Berrien County joins regional economic development group
ST. JOSEPH — In an effort to attract new businesses to southwest Michigan, Berrien County and two other local economic development organizations are joining the Michiana Partnership.
On Thursday, the Berrien County Board of Commissioners voted unanimously approve the county’s move to join Michiana Partnership, which is a collaboration of the economic development partners from Elkhart, Kosciusko, Marshall, Fulton and St. Joseph counties in northern Indiana.
The Niles-based Southwestern Michigan Economic Growth Alliance (SMEGA) and Benton Harbor-based Cornerstone Alliance are also joining Michiana Partnership under a joint agreement with Berrien County.
The three entities will split the annual membership cost of $40,000 with the county paying $20,000, Cornerstone Alliance paying $15,000 and SMEGA paying $5,000.
They will all share a single vote on the Michiana Partnership’s decision-making board.
Dan Fette, the community development director for Berrien County, said joining Michiana Partnership would allow Berrien County to become part of the overall region that the partnership markets for business attraction and recruitment.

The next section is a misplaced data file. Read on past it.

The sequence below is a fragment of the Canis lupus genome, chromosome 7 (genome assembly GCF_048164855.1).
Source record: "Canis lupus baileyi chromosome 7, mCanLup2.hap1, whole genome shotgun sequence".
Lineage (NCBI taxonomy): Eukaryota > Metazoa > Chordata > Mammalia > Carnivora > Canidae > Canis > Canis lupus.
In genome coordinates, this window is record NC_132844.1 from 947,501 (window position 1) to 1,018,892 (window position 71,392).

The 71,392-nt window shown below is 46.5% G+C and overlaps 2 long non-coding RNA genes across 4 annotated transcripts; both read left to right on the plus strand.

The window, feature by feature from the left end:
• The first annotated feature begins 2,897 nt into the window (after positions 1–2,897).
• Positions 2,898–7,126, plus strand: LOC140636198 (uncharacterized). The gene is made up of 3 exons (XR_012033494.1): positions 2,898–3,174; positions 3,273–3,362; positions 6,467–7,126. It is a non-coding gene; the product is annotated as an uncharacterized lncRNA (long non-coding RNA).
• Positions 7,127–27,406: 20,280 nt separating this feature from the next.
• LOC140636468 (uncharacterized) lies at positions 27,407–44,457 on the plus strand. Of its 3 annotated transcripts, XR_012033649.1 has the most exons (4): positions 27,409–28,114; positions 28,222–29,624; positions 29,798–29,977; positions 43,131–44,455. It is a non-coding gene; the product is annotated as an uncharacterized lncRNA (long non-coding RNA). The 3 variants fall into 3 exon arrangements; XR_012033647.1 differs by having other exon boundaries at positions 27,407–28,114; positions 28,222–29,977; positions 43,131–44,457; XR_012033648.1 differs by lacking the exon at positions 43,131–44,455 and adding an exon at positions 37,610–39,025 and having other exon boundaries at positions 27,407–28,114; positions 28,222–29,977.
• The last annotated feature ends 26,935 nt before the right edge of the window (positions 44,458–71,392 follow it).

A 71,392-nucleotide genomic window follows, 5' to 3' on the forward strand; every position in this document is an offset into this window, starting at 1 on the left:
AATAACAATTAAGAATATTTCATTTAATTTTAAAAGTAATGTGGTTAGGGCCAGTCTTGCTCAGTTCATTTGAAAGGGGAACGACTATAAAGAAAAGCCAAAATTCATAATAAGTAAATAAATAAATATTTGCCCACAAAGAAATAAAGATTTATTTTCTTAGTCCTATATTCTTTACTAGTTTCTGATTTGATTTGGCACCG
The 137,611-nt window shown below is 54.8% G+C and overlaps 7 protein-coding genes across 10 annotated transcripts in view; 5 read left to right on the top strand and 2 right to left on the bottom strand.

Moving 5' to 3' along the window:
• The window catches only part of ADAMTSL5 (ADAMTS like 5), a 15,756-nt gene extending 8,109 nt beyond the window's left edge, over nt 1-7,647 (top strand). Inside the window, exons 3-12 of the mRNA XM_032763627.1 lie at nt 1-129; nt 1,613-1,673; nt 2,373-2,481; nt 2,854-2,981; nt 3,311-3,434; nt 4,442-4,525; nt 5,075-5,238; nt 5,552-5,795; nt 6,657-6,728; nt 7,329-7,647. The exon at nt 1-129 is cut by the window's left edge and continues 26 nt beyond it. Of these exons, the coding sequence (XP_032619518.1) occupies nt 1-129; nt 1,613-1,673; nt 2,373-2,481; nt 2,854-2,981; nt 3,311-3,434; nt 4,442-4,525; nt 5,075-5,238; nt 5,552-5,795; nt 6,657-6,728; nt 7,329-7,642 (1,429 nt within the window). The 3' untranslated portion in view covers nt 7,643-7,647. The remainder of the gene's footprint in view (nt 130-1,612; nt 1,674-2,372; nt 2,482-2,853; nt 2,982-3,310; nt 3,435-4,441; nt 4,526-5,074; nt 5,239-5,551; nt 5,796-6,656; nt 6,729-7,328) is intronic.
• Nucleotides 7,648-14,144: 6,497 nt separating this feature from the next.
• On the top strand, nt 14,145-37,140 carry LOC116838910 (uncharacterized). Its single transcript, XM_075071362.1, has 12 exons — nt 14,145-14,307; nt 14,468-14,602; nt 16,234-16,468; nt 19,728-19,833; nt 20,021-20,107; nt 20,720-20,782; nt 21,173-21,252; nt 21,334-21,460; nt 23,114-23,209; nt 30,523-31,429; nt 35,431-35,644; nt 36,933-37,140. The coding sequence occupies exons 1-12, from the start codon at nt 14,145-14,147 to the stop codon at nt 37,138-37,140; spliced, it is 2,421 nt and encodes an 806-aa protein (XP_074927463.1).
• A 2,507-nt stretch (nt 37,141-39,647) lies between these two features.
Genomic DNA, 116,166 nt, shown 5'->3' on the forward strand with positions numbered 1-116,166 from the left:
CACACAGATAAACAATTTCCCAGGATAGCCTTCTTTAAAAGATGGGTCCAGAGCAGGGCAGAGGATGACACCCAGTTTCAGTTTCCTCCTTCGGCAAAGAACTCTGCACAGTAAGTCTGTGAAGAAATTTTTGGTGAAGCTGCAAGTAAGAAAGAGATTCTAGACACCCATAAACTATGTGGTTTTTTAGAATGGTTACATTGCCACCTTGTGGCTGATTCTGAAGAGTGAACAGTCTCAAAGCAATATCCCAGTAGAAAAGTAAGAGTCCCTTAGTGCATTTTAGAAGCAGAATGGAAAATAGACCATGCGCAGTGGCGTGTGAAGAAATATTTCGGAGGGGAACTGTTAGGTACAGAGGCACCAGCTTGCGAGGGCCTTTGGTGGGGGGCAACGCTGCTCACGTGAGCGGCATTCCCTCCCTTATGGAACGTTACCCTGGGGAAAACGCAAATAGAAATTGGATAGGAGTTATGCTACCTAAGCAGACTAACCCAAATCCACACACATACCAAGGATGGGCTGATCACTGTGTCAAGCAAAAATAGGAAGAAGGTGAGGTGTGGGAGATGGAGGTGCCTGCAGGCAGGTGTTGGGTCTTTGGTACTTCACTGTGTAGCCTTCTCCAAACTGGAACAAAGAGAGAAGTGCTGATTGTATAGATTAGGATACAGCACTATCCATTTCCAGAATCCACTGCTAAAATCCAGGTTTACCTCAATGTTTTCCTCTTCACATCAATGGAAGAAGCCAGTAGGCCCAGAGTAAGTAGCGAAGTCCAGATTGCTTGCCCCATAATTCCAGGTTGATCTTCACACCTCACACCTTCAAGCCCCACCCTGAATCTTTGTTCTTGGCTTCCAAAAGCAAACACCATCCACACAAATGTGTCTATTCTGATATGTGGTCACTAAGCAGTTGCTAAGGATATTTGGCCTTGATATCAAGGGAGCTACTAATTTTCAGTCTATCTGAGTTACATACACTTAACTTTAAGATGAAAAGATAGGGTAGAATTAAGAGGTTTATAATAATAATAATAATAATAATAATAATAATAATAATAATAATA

“I am happy that we are joining this,” Fette said. “I think it will provide many greater opportunities for business attraction here in Berrien County that we otherwise wouldn’t have. It looks like it will be a very beneficial thing for the county as a whole.”
Fette said while Berrien County was associated with Michiana Partnership years ago, it was never been a formal member until now.
He said the partnership holds monthly meetings where members discuss marketing efforts, budgets and other economic development matters.
“It gets us more opportunities for business leads for companies that are looking to locate into the area,” Fette said. “These are companies that right now might have connections to (Michiana Partnership) but are completely shut off from us in southwest Michigan because we aren’t part of their overall marketing efforts. This gives us an opportunity to get involved in that.”
Fette also said the move would help make Michiana an identifiable economic region, like the Chicago to Milwaukee corridor or the Detroit/Pontiac region.
“When we are all working as small individual groups either on a county level or a local level it is impossible to create that kind of marketing identity or presence,” he said.